Author: Andrew Kang
August 22, 2021
What is the size of the market for NFTs? This question is a hard one to answer, since NFTs can represent so many vastly different types of assets. Ownership of bonds and real estate can be represented as NFTs, as can art, in-game items, and music. The image below is a broad taxonomy of the different types of NFTs.
While securities NFTs potentially constitute a massive market, the infrastructure and regulations required are still in nascent stages of development. Comparatively, collectible NFTs have exploded this year into a multi-billion dollar market with trading volume recently surpassing $100m daily. Let’s focus on the latter.
Collectible NFTs fall into multiple categories. For example, Cryptopunks could be considered both art and historic relics, considering they were one of the first NFT collections on Ethereum—note Visa’s recent acquisition of a Cryptopunk citing it as a historic commerce artifact. An NFT that started out as just an art or meme might later be integrated into a game as an item or avatar—imagine playing a new version of Street Fighter with your Bored Ape.
One way to size the NFT market would be a bottom up approach – looking at the current market cap of Topshots, Cryptopunks, Artblocks, etc and projecting their growth. Nansen estimates the market cap of the top collections to be greater than $4 Billion.
But projections based only on current market growth could yield a great underestimation considering certain subsectors (Memes, Video Game Moments, etc) have yet to cross the chasm. For example, Dogecoin, which stands at $40B market cap, could be thought of as an early manifestation of a fractionalized NFT, yet primary market sales of meme NFTs have barely reached eight figures; we expect the recent advent of fractionalization protocols to accelerate this trend.
A top down approach would involve looking at markets for real world items that have similar characteristics and serve similar human desires as collectible NFTs. These characteristics boil down to a combination of things that
1. People don’t need
2. Can be used to flex (see Arthur Hayes’s most recent post)
3. Have cultural or historical relevance.
Some real world markets that could serve as analogs and have completely digital counterparts include:
· Luxury goods (fashion, cars, watches, champagne)
· High-end real estate
· Other collectibles (stamps, sports memorabilia, coins)
How large is the market for Luxury goods? Let’s look at a list of a few companies sorted by market cap:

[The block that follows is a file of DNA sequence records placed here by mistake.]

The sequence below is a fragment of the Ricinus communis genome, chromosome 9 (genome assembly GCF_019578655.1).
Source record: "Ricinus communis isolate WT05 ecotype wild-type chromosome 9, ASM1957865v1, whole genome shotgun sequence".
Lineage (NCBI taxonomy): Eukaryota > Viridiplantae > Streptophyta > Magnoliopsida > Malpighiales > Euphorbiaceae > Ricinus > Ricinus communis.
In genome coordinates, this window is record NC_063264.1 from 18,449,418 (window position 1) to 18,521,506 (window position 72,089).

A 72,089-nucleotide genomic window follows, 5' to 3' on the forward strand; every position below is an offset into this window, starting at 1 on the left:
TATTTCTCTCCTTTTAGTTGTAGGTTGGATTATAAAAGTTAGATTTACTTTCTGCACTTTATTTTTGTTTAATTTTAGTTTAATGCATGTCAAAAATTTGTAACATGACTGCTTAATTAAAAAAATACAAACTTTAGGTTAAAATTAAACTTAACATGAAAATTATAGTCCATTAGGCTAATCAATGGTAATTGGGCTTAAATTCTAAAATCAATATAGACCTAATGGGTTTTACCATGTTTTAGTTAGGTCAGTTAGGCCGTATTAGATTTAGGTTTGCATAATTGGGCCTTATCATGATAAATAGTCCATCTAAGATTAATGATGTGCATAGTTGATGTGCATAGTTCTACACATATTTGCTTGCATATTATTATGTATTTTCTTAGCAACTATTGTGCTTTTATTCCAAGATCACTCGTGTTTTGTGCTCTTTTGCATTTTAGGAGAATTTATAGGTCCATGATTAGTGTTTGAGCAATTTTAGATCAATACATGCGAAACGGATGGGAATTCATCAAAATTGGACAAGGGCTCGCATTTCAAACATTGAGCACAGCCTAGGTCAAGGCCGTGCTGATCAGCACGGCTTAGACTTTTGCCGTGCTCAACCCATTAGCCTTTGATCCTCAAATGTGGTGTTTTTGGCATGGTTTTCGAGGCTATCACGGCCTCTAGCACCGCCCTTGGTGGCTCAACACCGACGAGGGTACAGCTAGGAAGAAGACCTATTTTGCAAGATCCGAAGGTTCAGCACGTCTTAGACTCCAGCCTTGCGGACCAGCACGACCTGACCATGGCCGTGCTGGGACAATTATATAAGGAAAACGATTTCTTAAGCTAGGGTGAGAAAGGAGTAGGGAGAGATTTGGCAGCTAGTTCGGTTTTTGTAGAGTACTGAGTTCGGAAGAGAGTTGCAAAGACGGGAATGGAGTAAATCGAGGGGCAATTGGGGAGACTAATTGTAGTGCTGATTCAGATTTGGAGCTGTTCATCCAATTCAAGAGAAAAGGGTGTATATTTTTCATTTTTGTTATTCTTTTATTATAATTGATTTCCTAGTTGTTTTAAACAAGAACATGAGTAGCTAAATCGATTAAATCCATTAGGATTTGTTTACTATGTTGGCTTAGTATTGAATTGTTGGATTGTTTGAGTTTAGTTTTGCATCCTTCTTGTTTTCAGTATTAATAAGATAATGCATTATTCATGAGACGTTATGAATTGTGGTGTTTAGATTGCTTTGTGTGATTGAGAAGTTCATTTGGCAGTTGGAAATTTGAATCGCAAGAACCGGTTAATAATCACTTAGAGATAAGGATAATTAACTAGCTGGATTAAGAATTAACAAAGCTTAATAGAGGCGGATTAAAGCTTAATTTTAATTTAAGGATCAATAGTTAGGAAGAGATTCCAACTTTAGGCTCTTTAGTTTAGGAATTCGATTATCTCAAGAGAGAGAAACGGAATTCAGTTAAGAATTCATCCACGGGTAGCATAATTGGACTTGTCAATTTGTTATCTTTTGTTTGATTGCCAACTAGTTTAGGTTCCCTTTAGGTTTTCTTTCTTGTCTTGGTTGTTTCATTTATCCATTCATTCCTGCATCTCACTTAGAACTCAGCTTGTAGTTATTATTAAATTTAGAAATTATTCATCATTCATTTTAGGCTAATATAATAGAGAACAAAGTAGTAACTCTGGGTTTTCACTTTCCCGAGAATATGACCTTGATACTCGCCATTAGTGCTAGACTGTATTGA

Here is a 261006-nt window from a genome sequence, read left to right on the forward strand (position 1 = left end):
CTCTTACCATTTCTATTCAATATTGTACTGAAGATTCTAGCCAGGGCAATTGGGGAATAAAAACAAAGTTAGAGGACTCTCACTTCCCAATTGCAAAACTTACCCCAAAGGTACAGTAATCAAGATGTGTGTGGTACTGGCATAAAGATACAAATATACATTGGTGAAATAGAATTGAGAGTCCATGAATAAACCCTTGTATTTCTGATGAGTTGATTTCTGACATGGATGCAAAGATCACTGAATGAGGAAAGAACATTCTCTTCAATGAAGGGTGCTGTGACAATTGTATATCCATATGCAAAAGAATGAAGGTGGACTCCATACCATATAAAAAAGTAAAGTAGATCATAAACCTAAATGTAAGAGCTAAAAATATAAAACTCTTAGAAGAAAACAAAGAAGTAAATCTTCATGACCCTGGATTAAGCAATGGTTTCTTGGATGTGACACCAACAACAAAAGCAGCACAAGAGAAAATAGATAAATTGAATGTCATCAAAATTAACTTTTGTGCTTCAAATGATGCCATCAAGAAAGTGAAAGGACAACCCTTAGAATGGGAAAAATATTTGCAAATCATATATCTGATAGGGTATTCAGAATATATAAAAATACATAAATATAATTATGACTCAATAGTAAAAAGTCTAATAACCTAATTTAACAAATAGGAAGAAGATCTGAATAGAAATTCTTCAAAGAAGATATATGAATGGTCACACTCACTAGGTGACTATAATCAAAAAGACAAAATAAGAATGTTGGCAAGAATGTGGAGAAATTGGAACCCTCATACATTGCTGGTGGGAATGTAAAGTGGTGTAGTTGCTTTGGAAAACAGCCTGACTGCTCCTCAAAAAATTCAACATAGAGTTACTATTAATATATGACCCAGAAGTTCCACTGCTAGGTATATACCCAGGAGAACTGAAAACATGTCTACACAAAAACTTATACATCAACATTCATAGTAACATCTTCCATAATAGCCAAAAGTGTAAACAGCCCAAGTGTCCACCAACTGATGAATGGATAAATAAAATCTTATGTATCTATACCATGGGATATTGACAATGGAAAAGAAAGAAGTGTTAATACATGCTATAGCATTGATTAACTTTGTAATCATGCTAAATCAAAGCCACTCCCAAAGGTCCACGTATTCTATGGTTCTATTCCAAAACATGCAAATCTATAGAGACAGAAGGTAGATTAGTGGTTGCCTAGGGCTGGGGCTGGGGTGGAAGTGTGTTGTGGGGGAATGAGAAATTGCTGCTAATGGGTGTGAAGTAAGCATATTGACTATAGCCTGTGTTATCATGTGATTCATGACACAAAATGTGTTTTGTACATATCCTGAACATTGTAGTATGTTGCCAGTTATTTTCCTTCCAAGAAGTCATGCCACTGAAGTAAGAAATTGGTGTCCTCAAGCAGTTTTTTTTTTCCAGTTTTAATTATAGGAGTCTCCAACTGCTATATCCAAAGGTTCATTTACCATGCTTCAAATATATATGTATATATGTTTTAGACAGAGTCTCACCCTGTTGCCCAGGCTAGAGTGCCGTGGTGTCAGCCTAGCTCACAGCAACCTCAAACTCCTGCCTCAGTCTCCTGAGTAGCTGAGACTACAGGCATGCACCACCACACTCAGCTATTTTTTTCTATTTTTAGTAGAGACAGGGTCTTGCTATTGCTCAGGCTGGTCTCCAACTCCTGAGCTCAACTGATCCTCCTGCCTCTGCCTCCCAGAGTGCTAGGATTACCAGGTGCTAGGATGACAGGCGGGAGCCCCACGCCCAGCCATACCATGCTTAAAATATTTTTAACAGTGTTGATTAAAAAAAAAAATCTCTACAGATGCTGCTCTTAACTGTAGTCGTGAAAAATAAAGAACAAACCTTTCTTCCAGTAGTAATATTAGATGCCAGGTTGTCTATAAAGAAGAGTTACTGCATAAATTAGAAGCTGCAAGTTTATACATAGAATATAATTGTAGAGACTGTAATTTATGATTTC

1. $365B – Goldman Sachs
2. $153B – LVMH
3. $133B – Uber
4. $75B – Walgreens
5. $42B – Hermes
Just kidding. The numbers are right, but the order of the companies are flipped. LVMH and Hermes are #1 and #2 respectively, with Goldman Sachs, Uber, Walgreens placing #3, #4 and #5:
1. $365B – LVMH
2. $153B – Hermes
3. $133B – Goldman Sachs
4. $75B – Uber
5. $42B – Walgreens
What about the art market? $50B in sales were reported in 2020 for the global art market. But non-digital art doesn’t turnover very often – pieces that are bought are not often resold the same year – so $50B is not the same as the value of all art. If we zoom into just one artist, Pablo Picasso, the estimated “market cap” of all 50,000 of his pieces is in the tens of billions. What if we include Monets, Rembrandts, Pollocks, and Basquiats?
Some have made the argument that the NFT market is saturated. That there are too many cryptopunks, artblocks, bored apes, etc. But compared to the number of “meatspace” NFTs, this does not seem to be the case.
Considered one of the top luxury watch brands, Patek Phillipe has been around since the 1800s. They produce 60,000+ watches a year. Roughly 4,000+ Richard Milles, 8,000 Lambos, 100,000+ Hermes bags are produced annually. Every year that goes by, the less scarce these items become. The opposite can be said for popular NFT collections with hard caps, as NFTs naturally become lost through the passage of time.
Last but not least, consider the gaming skins market which is currently estimated at $40 billion per year. This market is already natively digital, and it looks like it won’t be long until game developers start ditching the walled garden model and start enabling more open marketplaces through NFTs. Imagine how much larger this market will grow with the introduction of meaningful ways to earn cash flows through in-game assets.
So how big is the NFT market really? Much larger than most of us could possibly imagine.
Thanks to Benjamin Simon, Marc Weinstein and Eva Wu for feedback on this writing.